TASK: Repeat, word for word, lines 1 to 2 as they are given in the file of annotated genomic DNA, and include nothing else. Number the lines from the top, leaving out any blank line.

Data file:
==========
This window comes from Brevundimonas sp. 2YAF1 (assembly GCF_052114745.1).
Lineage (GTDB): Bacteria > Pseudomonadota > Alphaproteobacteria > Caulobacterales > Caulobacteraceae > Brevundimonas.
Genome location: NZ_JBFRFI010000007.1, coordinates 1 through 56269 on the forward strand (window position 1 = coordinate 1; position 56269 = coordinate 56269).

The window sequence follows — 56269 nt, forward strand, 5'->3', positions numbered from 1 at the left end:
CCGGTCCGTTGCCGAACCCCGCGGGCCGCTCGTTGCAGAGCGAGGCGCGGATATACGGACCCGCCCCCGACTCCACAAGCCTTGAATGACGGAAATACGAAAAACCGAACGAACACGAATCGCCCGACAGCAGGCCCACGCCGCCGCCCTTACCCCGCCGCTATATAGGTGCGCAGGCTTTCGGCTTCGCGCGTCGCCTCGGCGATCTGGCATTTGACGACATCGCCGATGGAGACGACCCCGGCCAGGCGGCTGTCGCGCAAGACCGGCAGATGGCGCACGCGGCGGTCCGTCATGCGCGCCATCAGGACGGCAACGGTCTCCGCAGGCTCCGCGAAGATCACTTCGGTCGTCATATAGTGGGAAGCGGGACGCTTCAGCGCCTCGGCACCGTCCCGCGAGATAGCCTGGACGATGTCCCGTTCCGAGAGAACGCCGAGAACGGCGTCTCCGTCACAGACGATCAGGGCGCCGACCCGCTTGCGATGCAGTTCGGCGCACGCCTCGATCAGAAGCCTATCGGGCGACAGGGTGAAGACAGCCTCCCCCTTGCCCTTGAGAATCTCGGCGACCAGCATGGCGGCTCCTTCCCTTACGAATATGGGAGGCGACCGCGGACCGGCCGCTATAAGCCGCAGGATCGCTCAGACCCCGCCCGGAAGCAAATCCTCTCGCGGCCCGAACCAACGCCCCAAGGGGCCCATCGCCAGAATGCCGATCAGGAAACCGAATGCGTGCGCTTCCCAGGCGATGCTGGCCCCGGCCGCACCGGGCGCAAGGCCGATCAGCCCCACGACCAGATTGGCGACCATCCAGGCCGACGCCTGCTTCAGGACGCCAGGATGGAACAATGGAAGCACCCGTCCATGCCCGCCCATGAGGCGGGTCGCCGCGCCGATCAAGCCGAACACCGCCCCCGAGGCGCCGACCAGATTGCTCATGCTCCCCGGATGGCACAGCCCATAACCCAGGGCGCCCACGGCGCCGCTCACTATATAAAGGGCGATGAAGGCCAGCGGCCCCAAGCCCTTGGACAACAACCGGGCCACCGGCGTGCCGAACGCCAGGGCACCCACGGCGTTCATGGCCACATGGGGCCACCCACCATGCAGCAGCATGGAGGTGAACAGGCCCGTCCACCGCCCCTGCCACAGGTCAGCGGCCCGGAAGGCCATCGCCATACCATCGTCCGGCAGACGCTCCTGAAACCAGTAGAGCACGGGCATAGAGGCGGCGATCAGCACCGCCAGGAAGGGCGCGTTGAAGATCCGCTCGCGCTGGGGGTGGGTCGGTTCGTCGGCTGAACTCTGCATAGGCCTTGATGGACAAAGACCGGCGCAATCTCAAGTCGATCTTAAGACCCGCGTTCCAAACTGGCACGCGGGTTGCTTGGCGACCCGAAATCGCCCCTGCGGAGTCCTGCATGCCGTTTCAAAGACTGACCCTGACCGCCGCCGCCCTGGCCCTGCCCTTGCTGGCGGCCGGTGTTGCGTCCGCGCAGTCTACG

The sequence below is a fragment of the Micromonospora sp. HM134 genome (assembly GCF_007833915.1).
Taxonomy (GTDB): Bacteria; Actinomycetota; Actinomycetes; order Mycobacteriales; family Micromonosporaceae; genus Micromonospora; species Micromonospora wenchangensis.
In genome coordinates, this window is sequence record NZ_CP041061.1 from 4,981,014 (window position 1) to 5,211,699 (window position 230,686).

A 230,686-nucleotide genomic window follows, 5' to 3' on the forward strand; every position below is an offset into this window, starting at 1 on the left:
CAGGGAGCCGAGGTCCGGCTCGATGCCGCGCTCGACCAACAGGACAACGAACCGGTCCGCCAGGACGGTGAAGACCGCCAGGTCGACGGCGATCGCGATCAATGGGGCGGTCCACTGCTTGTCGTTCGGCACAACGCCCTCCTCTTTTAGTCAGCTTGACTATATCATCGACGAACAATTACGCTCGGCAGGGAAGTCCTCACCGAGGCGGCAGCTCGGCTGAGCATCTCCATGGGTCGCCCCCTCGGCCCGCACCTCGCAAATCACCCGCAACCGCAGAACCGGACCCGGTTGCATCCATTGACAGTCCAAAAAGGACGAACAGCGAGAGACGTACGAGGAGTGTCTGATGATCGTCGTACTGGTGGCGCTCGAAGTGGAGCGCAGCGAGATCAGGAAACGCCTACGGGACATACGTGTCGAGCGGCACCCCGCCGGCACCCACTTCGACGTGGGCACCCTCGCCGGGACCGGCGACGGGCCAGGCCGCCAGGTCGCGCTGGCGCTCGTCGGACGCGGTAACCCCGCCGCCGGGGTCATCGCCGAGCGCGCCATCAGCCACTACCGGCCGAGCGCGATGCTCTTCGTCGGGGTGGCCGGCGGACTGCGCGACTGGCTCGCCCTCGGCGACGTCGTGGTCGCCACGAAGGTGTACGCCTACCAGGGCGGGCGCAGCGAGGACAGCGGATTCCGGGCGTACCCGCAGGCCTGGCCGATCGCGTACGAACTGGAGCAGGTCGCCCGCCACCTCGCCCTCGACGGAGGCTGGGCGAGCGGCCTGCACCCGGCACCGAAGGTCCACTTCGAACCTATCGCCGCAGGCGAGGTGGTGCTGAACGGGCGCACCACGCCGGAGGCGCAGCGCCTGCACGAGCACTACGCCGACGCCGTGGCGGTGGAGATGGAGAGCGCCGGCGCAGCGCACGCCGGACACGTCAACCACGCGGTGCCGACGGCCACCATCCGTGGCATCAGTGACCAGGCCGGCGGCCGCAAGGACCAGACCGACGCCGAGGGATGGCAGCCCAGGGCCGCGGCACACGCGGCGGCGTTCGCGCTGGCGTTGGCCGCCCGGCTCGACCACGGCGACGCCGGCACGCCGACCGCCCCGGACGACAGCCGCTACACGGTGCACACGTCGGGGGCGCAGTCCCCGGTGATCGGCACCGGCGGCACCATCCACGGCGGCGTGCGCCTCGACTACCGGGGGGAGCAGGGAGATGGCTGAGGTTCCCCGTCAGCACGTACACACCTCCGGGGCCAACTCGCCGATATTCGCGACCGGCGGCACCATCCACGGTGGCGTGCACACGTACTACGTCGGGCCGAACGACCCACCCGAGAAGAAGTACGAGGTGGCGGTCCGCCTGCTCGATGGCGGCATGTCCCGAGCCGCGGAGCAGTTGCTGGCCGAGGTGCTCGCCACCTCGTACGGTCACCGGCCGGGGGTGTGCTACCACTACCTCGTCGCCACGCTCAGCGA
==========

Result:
This window comes from Brevundimonas sp. 2YAF1 (assembly GCF_052114745.1).
Lineage (GTDB): Bacteria > Pseudomonadota > Alphaproteobacteria > Caulobacterales > Caulobacteraceae > Brevundimonas.